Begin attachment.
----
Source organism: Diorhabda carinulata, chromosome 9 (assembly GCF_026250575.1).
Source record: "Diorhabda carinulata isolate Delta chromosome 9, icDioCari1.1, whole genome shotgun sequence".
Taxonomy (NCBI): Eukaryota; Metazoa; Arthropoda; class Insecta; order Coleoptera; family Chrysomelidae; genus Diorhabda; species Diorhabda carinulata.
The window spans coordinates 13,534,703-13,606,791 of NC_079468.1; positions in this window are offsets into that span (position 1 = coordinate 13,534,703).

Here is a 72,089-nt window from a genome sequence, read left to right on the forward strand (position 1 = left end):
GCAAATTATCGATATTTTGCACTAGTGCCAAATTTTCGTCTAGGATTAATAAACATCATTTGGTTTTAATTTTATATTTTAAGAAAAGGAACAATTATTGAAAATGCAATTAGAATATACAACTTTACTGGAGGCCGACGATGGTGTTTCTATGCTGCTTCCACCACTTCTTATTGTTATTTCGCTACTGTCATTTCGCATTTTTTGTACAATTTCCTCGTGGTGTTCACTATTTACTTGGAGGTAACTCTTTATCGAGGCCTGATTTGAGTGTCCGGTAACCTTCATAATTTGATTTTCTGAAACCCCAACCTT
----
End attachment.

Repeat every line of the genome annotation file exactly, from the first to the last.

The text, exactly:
Source organism: Diorhabda carinulata, chromosome 9 (assembly GCF_026250575.1).
Source record: "Diorhabda carinulata isolate Delta chromosome 9, icDioCari1.1, whole genome shotgun sequence".
Taxonomy (NCBI): Eukaryota; Metazoa; Arthropoda; class Insecta; order Coleoptera; family Chrysomelidae; genus Diorhabda; species Diorhabda carinulata.
The window spans coordinates 13,534,703-13,606,791 of NC_079468.1; positions in this window are offsets into that span (position 1 = coordinate 13,534,703).

Here is a 72,089-nt window from a genome sequence, read left to right on the forward strand (position 1 = left end):
GCAAATTATCGATATTTTGCACTAGTGCCAAATTTTCGTCTAGGATTAATAAACATCATTTGGTTTTAATTTTATATTTTAAGAAAAGGAACAATTATTGAAAATGCAATTAGAATATACAACTTTACTGGAGGCCGACGATGGTGTTTCTATGCTGCTTCCACCACTTCTTATTGTTATTTCGCTACTGTCATTTCGCATTTTTTGTACAATTTCCTCGTGGTGTTCACTATTTACTTGGAGGTAACTCTTTATCGAGGCCTGATTTGAGTGTCCGGTAACCTTCATAATTTGATTTTCTGAAACCCCAACCTT